Wrentit: Bird that’s Half Tail

by Dave Hanks

Wouldn’t it be nice to have such a fancy tail – one that you could carry pointed skyward? Tails are used several different ways: a rudder to maneuver through trees and bushes, or as a convenient signal flag to warn competition away, or to be used as body language to exhibit various moods. And who has a more distinctive tail than the little Wrentit?

The Wrentit is a small brown bird that holds its tail erect, much like a wren. It is reddish-brown underneath, has creamy white around its eyes, and a short gray bill and head. This bird lives in western coastal chaparral and scrub. It stays hidden most of the time, but is very noisy.

So when you’re about from Oregon to the Baja

Listen for a tit—tit-tit-tit-t-t-t-tit

A sound that resonates like a bouncing ball

Getting shorter, and then faster, is the way of it

Not seen too often, because

Dense shrubbery is where they nest

The concealment and protection of the foliage

Makes it the place they think is best

Each pair has a huge range of around 160 square miles. And, they mate for life. Perhaps this could explain why they are always bickering.

Wrentit Feeling secure amid the thorns

Feeling secure amid the thorns

Lawrence’s Goldfinch

by Dave Hanks

This goldfinch is colored differently from what you would expect from a member of the goldfinch group. Nevertheless it is attractive, and a species that we feel is important to have in our files. It is also a species that one would have to visit Southern California to see – and then it would require some luck to find.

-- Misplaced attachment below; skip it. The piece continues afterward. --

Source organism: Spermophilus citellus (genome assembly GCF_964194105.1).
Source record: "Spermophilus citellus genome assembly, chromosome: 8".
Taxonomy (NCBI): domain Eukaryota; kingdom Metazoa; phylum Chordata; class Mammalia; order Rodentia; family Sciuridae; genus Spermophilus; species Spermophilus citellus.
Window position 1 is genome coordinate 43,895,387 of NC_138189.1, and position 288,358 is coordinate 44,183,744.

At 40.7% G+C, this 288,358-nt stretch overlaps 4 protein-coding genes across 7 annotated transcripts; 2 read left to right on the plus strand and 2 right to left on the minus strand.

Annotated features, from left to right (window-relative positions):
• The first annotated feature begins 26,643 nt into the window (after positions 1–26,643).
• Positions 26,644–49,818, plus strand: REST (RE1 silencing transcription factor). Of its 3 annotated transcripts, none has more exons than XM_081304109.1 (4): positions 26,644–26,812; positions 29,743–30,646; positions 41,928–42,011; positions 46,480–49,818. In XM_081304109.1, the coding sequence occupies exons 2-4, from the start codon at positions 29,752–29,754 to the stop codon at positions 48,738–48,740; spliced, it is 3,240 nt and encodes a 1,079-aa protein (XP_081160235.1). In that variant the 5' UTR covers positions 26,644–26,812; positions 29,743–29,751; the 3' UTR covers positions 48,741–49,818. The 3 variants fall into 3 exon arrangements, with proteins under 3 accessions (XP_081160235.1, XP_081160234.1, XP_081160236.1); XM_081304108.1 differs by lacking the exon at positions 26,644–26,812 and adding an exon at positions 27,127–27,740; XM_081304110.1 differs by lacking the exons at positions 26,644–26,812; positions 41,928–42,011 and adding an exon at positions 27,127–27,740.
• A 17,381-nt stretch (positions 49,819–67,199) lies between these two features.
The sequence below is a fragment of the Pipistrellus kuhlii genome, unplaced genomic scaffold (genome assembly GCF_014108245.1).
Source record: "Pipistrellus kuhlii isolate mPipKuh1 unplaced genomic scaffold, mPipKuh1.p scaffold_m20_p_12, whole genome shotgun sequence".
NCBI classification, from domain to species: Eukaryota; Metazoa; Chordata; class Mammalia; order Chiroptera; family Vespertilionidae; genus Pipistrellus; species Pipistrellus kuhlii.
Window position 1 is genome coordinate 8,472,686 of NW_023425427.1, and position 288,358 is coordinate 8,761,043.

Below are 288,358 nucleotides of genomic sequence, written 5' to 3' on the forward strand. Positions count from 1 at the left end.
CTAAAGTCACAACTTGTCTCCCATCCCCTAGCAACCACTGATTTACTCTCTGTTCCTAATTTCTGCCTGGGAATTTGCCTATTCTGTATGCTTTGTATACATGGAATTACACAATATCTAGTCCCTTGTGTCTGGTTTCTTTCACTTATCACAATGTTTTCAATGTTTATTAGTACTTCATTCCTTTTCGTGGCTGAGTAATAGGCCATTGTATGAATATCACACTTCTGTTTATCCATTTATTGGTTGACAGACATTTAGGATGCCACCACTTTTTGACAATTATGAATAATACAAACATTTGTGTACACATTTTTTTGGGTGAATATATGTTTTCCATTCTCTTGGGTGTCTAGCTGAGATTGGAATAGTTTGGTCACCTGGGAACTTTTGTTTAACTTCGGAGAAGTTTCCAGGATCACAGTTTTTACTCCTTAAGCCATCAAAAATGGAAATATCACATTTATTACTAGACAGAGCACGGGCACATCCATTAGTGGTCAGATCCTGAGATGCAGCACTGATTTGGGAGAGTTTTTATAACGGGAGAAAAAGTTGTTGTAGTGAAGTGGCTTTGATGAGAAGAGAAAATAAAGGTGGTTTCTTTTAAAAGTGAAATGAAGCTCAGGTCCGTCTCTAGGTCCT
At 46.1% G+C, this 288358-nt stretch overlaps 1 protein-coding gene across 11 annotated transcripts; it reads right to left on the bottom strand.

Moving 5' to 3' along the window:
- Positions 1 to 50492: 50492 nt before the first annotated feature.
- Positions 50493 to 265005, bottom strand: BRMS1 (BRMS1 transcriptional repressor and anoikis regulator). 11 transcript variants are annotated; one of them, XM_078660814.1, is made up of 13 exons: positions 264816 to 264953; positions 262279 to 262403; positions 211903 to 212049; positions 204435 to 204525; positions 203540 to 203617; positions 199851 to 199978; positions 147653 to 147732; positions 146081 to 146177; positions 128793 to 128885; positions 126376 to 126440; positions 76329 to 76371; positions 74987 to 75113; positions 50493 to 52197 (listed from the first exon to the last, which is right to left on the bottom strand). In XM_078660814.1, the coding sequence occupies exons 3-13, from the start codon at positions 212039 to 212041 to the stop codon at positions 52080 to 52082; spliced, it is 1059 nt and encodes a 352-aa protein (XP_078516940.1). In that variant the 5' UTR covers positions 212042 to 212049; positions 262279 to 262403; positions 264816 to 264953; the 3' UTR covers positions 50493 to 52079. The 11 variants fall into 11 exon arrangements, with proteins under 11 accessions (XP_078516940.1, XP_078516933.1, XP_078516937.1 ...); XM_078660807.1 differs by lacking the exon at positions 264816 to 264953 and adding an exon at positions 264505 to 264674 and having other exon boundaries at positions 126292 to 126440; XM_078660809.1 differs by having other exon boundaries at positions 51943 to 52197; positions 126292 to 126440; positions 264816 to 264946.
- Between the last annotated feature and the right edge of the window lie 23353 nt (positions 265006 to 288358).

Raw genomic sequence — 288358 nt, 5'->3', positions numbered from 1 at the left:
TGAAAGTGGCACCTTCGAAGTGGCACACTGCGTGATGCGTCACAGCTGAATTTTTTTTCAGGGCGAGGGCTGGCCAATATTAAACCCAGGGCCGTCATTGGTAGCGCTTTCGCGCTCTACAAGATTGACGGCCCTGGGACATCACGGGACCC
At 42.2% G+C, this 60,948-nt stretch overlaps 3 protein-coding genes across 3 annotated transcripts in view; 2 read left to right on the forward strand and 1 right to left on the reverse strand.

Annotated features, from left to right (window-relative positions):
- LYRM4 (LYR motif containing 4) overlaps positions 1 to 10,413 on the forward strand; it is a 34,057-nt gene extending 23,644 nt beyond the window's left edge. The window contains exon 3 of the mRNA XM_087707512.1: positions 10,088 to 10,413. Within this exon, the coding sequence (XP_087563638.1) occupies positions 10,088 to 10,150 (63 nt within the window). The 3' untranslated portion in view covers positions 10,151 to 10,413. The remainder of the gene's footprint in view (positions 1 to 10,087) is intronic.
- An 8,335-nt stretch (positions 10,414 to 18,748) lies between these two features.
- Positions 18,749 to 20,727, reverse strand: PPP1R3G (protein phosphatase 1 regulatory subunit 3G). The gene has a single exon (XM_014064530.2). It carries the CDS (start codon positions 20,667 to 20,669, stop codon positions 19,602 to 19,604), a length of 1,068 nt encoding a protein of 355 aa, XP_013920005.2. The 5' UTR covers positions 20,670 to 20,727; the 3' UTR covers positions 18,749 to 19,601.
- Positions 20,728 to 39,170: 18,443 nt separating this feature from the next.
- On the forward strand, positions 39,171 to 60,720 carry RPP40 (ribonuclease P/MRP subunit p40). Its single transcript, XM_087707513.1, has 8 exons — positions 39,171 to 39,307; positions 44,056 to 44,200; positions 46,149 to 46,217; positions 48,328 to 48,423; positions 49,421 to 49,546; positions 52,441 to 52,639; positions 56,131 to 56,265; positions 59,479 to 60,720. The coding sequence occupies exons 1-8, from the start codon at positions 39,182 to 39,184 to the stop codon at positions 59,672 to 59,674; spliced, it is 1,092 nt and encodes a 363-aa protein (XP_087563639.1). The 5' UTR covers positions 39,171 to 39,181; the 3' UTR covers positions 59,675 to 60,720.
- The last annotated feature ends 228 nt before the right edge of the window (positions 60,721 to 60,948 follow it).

Just north of Bakersfield is a valley – a valley at a much higher elevation than Bakersfield. It is the Lake Isabella/Kern River Valley. Many species of birds are there during the April/May spring migration. If you keep going up the Kern River road, which is on the west side of the valley, you will get into the mountains and forest campgrounds. Further up is the Sequoia National Park. On the east side of the valley is a bird research station. The station feeds birds and has nesting houses which House Wrens and Western bluebirds utilize. Many other species come to their feeding stations. A major reason that we went to this valley was to see Red-Breasted Sapsuckers and LAWRENCE’S GOLDFINCH. We thought the goldfinch would be at the bird seed – but no, they did not do what we expected them to do. They were there, but not at the feed. My wife saw them close up (without a camera), but they seemed to avoid me. Discouraged, we moved to a campground on the west side. There they were sitting calmly in a tree – just asking for their pictures to be taken.

Look for a small 4 to 5 inch gray bird with a black face, yellow breast, yellow lower back and rump, black wings with yellow bars, and a short forked tail.

This bird breeds in the woodlands of California and the Baja. Its nests are usually single but sometimes in colonies over 10 or more. While the female builds the nest, the male just follows her and sings. It’s amusing that many women would say: “That’s just like a man”. While the female is on the nest, the males will form small flocks and leave the rest up to her. This uncommon, small finch is highly erratic in its movements from year to year – which makes it difficult to study.

 Lawrence's Goldfinch perched on a limb

There he is – finally!